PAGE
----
He keeps the lawn and the landscaping at no charge. Wouldn't you like to have this neighbor?

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The house next door to Herb's stood long empty, a 'For Sale' sign tilted forlornly at the sidewalk, rusting in the weather. Many stopped to look. Nobody would buy. Herb liked this very much.

This meant an extra driveway for his car, when he wanted to power wash his own driveway. This meant he could tend the lawn the way he saw fit, and no need to fret with a neighbor's preference for unkempt shrubberies and weeds. This meant solitude on the north side of his house, which, combined with the fact that he sat at the end of an undeveloped cul-de-sac within his run-down neighborhood, meant he kept solitude all around. With nobody living across the street, nobody next door, and the utility easement swinging around the back of his own place, Herb lived happily isolated from the rest of the world.

It was a world he despised and that, he was convinced, despised him. Solitude suited him, and it made everybody else on the planet a bit safer.

Herb tended the house next door dutifully, anyway. After the previous neighbors left suddenly, their mortgage apparently paid, the weeds grew and the landscaping deteriorated. Once he was certain the Phillips were never coming back, he adopted the place, so to speak, and began caring for it as if it were his own. He trimmed the bushes, pulled the weeds, mowed, watered and fertilized the lawn. He painted the exterior when it pealed, and he scrubbed the concrete driveway when it became dinghy. He mended the fence around the backyard. He retrieved and disposed of the mail.

After a time, he started opening the mail. Herb found most of it to be the typical junk, which he discarded. Several of the more official letters were sent by the city, threatening to seize the property if local and state taxes were not paid. These, he also discarded.

Long they threatened, and long was the process. One summer Saturday four years after the Phillips disappeared, Herb, while mowing the lawn, found a bright orange sticker fixed to the front door of the house next door, along with a heavy lock that hung from its knob. He found the same around back.

He read the bright orange notice. The house had been seized and was now for sale as-is, all contents included. It listed a local agent as the contact for the sale, and it indicated that the interior of the property could be viewed with the proper key code for the locks.

Herb knew the property would sell quickly without his intervention. Abandoning his lawn mower in the middle of the front yard, he immediately drove to the grocery store and bought fifteen pounds of raw fish. This, he separated into half-pound portions, which he buried shallowly all over the yard. Also, he dropped several fillets down the vent pipes protruding from the roof, and he stuffed several more into the attic through the home's soffit vents.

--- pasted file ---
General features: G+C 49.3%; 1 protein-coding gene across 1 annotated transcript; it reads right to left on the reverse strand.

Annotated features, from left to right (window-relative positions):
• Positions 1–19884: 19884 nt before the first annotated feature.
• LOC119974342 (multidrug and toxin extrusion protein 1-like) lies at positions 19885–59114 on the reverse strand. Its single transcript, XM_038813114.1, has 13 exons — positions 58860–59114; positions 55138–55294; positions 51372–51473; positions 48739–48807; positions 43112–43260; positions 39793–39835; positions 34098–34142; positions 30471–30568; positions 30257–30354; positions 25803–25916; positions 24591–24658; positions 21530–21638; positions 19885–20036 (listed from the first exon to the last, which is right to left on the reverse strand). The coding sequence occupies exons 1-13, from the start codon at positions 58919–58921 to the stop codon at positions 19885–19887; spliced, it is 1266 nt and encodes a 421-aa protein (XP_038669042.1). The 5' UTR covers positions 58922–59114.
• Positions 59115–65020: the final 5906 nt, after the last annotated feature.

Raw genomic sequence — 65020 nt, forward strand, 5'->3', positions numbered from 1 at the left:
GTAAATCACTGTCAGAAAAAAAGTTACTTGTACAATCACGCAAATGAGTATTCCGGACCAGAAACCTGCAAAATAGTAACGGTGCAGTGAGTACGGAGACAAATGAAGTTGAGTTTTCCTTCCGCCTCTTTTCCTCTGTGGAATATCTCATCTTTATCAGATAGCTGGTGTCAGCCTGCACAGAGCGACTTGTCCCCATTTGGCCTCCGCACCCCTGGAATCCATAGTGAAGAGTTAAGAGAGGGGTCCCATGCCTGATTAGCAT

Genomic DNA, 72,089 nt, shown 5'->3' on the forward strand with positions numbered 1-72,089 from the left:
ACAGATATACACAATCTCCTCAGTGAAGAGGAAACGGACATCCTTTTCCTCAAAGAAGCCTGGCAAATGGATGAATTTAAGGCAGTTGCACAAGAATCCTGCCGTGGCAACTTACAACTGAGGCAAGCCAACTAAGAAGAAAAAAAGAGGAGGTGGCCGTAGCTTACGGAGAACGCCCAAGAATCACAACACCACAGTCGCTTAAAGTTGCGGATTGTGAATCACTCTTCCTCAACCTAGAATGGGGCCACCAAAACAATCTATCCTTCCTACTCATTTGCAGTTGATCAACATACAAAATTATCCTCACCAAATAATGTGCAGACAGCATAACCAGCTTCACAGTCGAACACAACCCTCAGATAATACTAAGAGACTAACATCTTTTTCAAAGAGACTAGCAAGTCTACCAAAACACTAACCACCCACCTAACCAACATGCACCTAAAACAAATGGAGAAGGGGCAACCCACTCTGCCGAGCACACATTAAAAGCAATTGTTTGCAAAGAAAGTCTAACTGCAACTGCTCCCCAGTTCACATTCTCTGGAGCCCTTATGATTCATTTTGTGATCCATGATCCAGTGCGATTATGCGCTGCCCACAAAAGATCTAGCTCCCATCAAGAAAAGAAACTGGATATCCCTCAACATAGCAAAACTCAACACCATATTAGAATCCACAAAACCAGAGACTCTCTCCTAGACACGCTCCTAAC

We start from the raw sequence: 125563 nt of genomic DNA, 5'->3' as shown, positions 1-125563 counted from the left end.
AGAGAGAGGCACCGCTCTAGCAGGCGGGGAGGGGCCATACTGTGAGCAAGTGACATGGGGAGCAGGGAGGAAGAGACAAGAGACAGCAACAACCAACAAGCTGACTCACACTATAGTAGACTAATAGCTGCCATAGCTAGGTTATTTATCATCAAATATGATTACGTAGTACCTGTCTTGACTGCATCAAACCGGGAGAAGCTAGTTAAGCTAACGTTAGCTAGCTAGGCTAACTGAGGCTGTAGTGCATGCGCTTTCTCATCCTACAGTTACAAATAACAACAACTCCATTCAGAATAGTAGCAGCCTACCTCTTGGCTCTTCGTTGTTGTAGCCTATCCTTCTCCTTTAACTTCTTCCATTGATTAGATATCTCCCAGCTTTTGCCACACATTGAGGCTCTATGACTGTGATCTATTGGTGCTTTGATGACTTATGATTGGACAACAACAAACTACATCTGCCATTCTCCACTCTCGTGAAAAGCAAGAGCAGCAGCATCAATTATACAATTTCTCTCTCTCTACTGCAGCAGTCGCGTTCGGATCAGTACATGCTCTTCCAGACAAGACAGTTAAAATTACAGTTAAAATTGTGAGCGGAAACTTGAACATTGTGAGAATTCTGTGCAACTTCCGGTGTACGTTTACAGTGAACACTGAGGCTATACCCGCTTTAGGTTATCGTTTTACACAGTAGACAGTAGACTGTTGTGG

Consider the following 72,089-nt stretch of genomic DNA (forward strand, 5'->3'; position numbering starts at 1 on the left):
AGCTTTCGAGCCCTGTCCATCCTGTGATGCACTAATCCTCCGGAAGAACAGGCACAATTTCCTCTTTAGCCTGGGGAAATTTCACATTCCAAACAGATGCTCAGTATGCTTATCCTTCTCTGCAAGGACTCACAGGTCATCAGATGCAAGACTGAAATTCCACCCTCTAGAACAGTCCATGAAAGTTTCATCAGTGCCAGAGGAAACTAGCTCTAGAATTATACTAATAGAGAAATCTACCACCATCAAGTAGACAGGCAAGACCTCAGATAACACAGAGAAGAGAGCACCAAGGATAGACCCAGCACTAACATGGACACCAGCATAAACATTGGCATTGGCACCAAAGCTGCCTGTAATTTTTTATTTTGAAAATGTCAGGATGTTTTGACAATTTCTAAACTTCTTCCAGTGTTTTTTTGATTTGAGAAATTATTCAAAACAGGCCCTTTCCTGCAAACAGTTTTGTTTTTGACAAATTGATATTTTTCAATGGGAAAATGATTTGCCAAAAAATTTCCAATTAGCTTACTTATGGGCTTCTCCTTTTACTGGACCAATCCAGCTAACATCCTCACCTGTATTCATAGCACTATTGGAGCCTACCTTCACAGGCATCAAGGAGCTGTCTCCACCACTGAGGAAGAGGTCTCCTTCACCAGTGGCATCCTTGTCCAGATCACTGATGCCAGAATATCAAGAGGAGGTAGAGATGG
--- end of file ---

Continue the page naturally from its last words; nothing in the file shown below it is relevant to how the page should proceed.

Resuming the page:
The stink would deter all but the most determined buyers, but somebody would probably buy it, anyway, once the price dropped low enough. Herb knew he had to take measures to make certain nobody stayed, once they moved in.

That night, beneath the cloak of darkness and during the wee hours of morning, he selected a bright, shiny pair of patent leather loafers, a pair of heavy jeans, a gaudy plaid shirt and a big, floppy hat from his closet. With these garments, he clothed a plaster frame he had constructed, and then he buried all in the backyard flowerbed of the house next door, which had kept so neatly for so many years.

Due to the periodic concealed deposits of fish, beef, pork and poultry that Herb made to the property, along with the various carcasses of dead rats, bats, scorpions and tarantulas found lying scattered and obvious around the yard, the house next door remained empty and unsold for another year. Then, during the following summer and despite obvious indications of a raging termite infestation, someone bought the place.

Herb thought they must be most desperate people indeed. He disliked them immediately, sight unseen.

They took possession of the house on Friday. By Sunday, most of the Phillips' abandoned property sat piled at the curb, ready for the garbage collectors. Dogs, cats, raccoons, possums and field mice from far and away soon converged on the heaps, which they found liberally strewn with white plastic garbage bags that stank pungently of rotten flesh. By Monday, the entire neighborhood reeked of the stuff, as night-raiders scattered the bags throughout the streets and alleyways. Flies converged on the summer stench in their millions, perhaps in their billions. A tornado of carrion insects whirled around the disruptions within and without the house next door to Herb.

Friday of that same week, Herb's new neighbors decided to destroy his labor of five years by completely uprooting and replanting the landscaping. They added a birdbath to the front yard. They re-cut the flowerbeds, uprooting and replacing Herb's stone bulwarks with gaudy bricks. They cut down one tree and dismembered the rest. They planted sage in place of his periwinkles. They tore out his oleanders and replaced them with crape myrtle. Crape myrtle!

As the young couple busily dug out planting holes in the front flowerbeds that evening, Herb crossed the lawn to offer his hand in friendly introduction, swallowing his own churning guts and aversion with each step. Giggly and beaming, they accepted his grip and exchanged their names. They were Robert and Naomi Briggs.

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